(8) Global political dialogue on South-South cooperation has increased since 2008. Flows are set to continue growing. It varies widely in terms of modalities and country focus. DCF studies indicate that South-South infrastructure support is highly cost-effective and predictable, and that well designed SSC in agriculture can boost smallholder production and food security. Triangular cooperation continues to have major advantages, especially for capacity development.
The report ends by making a number of action-oriented recommendations on the future role of development cooperation. These include measures to address the MDG8 commitments, catalyse domestic resources more effectively, promote sustainable development, improve allocation, increase quality and results, accelerate progress on accountability and transparency, and maximize the benefits of South-South and triangular cooperation. Finally, the report considers the possible future role of the Development Cooperation Forum in assisting progress on these initiatives.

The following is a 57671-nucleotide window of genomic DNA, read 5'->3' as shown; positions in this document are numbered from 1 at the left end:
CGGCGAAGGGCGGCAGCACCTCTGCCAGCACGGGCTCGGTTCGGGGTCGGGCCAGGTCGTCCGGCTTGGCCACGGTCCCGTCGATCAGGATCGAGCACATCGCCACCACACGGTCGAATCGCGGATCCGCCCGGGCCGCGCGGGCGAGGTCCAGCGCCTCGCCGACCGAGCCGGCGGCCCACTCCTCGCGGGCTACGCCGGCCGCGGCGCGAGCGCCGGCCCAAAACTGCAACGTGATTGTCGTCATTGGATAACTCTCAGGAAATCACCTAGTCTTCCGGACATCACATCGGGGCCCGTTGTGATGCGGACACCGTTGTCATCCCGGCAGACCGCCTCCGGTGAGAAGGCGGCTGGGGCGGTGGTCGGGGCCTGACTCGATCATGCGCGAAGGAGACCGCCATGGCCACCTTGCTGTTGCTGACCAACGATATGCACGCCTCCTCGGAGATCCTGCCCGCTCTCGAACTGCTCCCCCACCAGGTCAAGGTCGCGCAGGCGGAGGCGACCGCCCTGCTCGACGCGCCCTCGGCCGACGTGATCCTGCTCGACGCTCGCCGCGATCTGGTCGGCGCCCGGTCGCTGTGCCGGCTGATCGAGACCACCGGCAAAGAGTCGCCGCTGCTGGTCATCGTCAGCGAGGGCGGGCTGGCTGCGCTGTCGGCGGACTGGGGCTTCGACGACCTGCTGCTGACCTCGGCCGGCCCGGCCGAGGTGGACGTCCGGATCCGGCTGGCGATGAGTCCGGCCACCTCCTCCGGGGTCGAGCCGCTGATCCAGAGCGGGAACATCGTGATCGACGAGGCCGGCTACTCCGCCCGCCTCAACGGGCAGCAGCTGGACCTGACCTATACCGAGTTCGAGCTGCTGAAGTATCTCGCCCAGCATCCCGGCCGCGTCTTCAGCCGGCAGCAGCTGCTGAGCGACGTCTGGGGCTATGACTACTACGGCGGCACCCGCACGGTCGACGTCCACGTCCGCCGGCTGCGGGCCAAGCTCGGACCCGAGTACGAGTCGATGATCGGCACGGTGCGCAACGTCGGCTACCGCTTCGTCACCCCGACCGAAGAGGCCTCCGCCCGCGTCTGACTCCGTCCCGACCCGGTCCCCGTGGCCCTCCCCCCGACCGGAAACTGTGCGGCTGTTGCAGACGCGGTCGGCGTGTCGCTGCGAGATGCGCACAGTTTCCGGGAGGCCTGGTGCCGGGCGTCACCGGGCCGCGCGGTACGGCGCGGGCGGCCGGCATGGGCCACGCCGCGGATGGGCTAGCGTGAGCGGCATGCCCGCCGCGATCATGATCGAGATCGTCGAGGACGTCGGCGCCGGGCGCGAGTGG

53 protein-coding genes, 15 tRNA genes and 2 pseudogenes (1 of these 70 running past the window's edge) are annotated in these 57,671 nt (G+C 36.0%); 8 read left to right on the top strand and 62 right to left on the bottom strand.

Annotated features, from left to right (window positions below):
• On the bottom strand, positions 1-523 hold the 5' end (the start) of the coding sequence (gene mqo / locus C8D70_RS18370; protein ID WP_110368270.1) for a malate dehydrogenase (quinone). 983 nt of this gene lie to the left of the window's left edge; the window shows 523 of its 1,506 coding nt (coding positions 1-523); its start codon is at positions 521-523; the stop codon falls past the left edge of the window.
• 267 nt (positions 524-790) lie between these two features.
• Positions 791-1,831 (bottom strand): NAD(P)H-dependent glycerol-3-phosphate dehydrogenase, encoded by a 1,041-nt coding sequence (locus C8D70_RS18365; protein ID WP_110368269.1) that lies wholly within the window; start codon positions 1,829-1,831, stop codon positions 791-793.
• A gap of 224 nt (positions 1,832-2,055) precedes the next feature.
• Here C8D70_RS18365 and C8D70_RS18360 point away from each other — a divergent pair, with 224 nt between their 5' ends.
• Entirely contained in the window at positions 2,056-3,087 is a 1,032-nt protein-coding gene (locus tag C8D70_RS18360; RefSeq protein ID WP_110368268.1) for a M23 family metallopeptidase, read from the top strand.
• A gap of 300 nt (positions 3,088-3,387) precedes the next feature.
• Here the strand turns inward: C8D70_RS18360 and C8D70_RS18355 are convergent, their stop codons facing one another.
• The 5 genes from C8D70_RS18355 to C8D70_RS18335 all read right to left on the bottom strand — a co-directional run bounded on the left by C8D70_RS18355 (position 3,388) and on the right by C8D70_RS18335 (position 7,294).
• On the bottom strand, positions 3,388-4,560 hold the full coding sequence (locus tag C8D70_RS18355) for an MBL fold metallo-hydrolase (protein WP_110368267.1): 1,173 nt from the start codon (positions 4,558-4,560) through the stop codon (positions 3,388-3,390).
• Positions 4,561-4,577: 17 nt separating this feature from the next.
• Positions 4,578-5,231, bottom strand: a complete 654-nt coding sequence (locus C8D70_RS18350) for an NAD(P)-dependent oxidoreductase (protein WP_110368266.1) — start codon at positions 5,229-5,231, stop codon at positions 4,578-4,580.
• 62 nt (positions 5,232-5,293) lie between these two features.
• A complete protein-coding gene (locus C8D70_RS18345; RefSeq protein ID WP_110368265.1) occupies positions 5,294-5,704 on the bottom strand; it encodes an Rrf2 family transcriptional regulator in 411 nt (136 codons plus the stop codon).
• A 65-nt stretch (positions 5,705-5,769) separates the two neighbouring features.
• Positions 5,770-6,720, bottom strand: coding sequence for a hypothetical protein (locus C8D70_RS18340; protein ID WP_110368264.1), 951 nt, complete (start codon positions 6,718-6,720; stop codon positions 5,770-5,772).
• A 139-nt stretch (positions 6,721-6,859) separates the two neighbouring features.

A note on the Development Cooperation Forum:
The 2012 UN Development Cooperation Forum (DCF) will meet on 5 and 6 July at the UN headquarters in New York. It will bring together policy makers, civil society organizations, Members of Parliaments, local authorities and foundations from rich and poor countries. The Forum reviews development cooperation trends. It allows building greater coherence among various development actors. It debates ways to improve the quality and effectiveness of development cooperation and to increase its impact on development goals.
The 2012 DCF meets as development cooperation is in flux. Different actors and new ways of doing things are gaining in importance. A fortnight after the Rio+20 conference, there is broad agreement that development has to be economically, socially and environmentally sustainable. This is important three years before 2015, the target date for the MDGs, when the United Nations Development Agenda for the coming years is being defined. At the same time, political uncertainty and economic hardship continue to dominate many development scenarios around the globe. Prospects for development cooperation are highly uncertain. Hard-won development gains continue to be derailed by the ongoing crises.